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Grandparents shouldn't forget selves
Wednesday, February 18, 2004
If there's one mistake many grandparents make when they contribute financially to raising their grandchildren, it's being too generous, say financial experts.
"They have to be careful about giving away too much, even if they have a lot of assets. They could leave themselves vulnerable down the road," says Steve Roth, a tax partner at Zeifman & Co. LLP in Toronto. "The last thing you'd want is to have to go to your grandchildren for money later on."
There aren't any investment vehicles or tax incentives that specifically address the issues facing grandparents contributing to their grandchildren's upbringing, says Scott Gibson, vice-president of E.E.S. Financial Services Ltd. in Markham, Ont. "The Income Tax Act doesn't provide a lot of benefits to the grandparent so you should structure your affairs to take full advantage of the opportunities that do exist."
There are a number of strategies grandparents can follow to care for their grandchildren, without leaving themselves financially strapped, says Jim Sheldon, an adviser with Assante Capital Management Inc. in Mississauga, Ont.
"Some of this, though, can be quite complicated. People need to sit down with their accountant, lawyer and financial adviser together to work out a complete plan," he suggests.
Setting up a joint account for a grandchild, for instance, isn't something that he supports, Mr. Sheldon says. "Grandparents do it to split their income and avoid paying probate fees when they die. If you've only got three months to live, maybe, but if you're a healthy 65-year-old, absolutely not."
The concern is that you have no protection if your grandchild is pursued by creditors and they go after the joint asset, he explains.
Whether you're caring for your grandchildren full-time or helping out with their education, camp or other expenses, here are some suggestions from the financial experts:
Invest in RESPs. Registered education savings plans are a simple, specific way to earmark money for education, says Mr. Sheldon, especially with the additional money kicked in by the federal government. If you put in the maximum $2,000 a year for each child, that means a top-up of $400.
When it comes to the investments, 'I'm very conservative," says Mr. Sheldon. You've already got a 20-per-cent gain, so why risk it? If it's a long-time investment, I'll put it in bonds to get another 5-per-cent return."
Buy whole life insurance in the child's name that can be cashed in to pay for school or other expenses if needed. There are several benefits to this option, Mr. Gibson says. Insurance premiums for young children are low, there isn't the same restriction as an RESP on how the money is spent, and if the child became uninsurable for some reason later on, he or she could still be covered under the policy, he says.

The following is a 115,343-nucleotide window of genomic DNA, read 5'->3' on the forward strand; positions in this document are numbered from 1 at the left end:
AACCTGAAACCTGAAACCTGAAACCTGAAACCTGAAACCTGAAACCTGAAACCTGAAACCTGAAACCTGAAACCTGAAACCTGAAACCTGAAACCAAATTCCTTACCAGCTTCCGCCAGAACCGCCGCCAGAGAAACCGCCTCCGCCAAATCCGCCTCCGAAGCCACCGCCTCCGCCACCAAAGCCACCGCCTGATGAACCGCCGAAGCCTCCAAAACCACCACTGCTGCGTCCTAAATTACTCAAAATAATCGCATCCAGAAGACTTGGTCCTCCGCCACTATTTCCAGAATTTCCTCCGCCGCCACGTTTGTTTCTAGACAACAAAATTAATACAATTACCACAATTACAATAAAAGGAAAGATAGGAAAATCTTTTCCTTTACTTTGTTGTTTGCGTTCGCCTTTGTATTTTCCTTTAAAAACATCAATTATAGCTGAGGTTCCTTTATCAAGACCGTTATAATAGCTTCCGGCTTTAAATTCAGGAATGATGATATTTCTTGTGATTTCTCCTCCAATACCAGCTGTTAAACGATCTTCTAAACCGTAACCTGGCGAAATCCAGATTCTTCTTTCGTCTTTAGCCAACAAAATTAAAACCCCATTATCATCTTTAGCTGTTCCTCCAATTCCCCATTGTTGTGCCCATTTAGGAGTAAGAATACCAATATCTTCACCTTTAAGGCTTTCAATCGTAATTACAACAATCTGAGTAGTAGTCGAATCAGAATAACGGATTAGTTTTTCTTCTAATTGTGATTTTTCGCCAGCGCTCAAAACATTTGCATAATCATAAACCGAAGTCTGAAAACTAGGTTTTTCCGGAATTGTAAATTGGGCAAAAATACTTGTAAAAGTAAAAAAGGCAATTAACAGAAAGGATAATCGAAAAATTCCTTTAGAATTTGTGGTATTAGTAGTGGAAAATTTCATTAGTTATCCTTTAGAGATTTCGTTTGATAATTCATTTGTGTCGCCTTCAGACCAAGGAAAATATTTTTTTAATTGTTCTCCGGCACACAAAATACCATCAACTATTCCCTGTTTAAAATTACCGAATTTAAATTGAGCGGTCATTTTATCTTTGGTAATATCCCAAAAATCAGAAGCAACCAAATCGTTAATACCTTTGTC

Gift money or other assets such as stocks or real estate to your grandchildren. There is no tax on the gift itself, says Mr. Roth, something that many people don't realize.
But there are a few important things to keep in mind. "If there's a capital gain on the shares you give or the property's gone up in value, you have to pay tax on that at the time, as if you've sold it," Mr. Roth says.
Also, if the child is under 18 and the money is then invested in an income- or dividend-producing account, you, as the contributor, have to pay the tax at your rate.
Much more preferable, says Mr. Roth, is to invest in stocks or other properties producing capital gains, because any income will be taxed in the child's hands, at his or her lower rate.
"We file returns for kids who have stocks but are only six months old. The tax rate is obviously really low," says Mr. Roth. If the child is over 18, all income from the trust is taxed in his or her hands.
Employ your grandchild and pay him or her a salary if you are self-employed. It's a way to income-split, but it has to be reasonable, says Mr. Gibson. "You don't pay a teenager $100,000 to do the filing." Fund the child's registered retirement savings plan once he or she starts to earn an income and create contribution room. "That will give the young person a pool of capital to draw on in a tax-effective way," says Mr. Gibson. Your grandchild could use up to $20,000 of his or her RRSP for a down payment to buy a starter home under the federal Home Buyers' Plan, for example.
Establish a testamentary trust for your young heir through your will when you die. The tax regulations around this kind of trust are very favourable, Mr. Gibson says, with graduated tax rates based on the income it generates.
It's also possible to split the tax burden by dispersing some income from the trust to the beneficiary, meaning that it can be taxed at the child's low rate, says Mr. Gibson.
As well, you can stipulate exactly when and how much money your grandchild receives, says Mr. Sheldon. "It can be a bad thing for children to receive too much, too soon, they can end up doing nothing for themselves. I see it all the time."
Set up an intervivos trust while you are alive, which can be used to produce an income to pay for your grandchildren's expenses. If you transfer some of your assets to the trust, and pay the tax at the time, none will be attributed back to you later on, Mr. Sheldon says.
The downside of this kind of trust, Mr. Gibson adds, is that it's not very tax-effective. The trust is taxed as if it were a person in the top marginal tax bracket, he says, regardless of the income it generates.
Another problem, Mr. Roth says, is that it can be extremely difficult to get back the money if you need it.
"Gifting money as your grandchildren need it, and as you can afford it, might be the better way to go," he suggests.
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